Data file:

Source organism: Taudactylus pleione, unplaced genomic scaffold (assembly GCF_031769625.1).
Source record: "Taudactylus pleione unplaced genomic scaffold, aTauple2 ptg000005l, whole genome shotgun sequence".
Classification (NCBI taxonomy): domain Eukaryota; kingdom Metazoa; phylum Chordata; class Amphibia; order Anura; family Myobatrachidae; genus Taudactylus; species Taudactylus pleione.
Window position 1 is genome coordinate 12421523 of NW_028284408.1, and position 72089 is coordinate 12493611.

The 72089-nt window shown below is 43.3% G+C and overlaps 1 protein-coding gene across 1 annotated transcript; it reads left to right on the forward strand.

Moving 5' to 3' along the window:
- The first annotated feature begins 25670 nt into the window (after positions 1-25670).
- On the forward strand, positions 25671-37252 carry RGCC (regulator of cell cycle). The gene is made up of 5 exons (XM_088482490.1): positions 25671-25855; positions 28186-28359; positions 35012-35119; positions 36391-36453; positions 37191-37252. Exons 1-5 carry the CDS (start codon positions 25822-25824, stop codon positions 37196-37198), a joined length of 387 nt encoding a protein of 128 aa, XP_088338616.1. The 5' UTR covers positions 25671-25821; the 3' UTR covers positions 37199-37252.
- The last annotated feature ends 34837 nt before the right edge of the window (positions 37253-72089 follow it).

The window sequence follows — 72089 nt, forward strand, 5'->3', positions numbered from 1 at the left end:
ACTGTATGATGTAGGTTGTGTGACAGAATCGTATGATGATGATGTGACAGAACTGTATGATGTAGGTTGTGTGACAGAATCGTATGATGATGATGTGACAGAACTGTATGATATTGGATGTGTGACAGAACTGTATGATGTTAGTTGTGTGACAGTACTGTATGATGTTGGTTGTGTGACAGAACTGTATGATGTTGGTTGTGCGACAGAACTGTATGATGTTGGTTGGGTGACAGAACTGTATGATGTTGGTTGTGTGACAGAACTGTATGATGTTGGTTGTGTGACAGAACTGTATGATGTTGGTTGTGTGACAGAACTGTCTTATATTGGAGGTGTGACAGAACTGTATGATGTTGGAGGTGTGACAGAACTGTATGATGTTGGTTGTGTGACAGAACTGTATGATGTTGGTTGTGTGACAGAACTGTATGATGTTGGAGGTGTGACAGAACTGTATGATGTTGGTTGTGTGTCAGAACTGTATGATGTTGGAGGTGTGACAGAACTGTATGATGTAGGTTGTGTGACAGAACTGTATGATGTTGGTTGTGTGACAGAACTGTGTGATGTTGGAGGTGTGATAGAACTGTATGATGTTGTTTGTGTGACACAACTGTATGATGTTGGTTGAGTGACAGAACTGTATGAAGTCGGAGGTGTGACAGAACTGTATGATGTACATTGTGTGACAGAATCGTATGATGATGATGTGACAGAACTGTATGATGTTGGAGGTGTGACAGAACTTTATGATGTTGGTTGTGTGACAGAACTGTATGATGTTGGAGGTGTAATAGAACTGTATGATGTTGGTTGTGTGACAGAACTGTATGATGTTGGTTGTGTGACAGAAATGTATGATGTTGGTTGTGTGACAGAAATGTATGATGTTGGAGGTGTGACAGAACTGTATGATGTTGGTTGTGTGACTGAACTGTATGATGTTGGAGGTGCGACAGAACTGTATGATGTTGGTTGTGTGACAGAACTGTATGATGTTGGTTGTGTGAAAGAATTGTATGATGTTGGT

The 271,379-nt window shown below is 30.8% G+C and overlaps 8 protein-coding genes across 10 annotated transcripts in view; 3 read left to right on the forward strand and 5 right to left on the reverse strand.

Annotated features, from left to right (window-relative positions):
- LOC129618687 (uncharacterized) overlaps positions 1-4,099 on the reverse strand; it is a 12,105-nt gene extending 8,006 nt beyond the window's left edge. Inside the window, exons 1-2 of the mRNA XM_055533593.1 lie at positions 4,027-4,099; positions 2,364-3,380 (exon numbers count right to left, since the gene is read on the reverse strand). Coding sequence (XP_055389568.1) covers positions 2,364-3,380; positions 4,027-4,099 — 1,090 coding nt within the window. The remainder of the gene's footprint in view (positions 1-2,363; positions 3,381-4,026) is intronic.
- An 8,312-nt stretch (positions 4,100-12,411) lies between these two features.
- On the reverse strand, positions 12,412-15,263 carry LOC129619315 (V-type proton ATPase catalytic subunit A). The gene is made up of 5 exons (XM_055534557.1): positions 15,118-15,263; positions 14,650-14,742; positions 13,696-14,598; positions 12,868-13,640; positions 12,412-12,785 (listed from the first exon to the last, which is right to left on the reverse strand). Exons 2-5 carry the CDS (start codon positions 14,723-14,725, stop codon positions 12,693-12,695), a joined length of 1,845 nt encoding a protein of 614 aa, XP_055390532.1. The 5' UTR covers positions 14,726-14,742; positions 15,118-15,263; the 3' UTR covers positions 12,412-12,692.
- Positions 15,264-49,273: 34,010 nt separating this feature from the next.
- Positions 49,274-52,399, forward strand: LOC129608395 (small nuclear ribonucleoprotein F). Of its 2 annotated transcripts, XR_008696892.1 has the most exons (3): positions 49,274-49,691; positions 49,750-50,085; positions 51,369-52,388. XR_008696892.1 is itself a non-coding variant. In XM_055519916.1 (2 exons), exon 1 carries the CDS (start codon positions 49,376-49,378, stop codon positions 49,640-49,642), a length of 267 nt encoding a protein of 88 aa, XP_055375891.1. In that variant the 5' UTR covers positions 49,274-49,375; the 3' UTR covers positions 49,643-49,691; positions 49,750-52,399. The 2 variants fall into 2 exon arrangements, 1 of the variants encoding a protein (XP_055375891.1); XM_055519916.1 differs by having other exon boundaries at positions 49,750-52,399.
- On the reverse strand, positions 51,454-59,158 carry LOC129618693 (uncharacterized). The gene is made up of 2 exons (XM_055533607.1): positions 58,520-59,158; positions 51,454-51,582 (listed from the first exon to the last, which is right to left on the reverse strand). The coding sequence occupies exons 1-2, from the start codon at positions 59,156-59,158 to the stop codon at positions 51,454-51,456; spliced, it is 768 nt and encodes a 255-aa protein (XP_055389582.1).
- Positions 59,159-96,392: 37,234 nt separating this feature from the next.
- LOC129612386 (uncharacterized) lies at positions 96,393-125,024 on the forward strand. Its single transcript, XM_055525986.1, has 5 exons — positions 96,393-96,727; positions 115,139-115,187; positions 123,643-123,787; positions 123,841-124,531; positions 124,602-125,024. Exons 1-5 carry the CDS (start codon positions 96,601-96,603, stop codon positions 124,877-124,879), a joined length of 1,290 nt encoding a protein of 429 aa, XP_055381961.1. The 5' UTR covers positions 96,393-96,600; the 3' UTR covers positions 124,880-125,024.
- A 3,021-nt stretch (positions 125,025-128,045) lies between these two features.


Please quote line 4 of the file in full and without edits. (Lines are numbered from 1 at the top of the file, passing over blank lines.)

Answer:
Window position 1 is genome coordinate 12421523 of NW_028284408.1, and position 72089 is coordinate 12493611.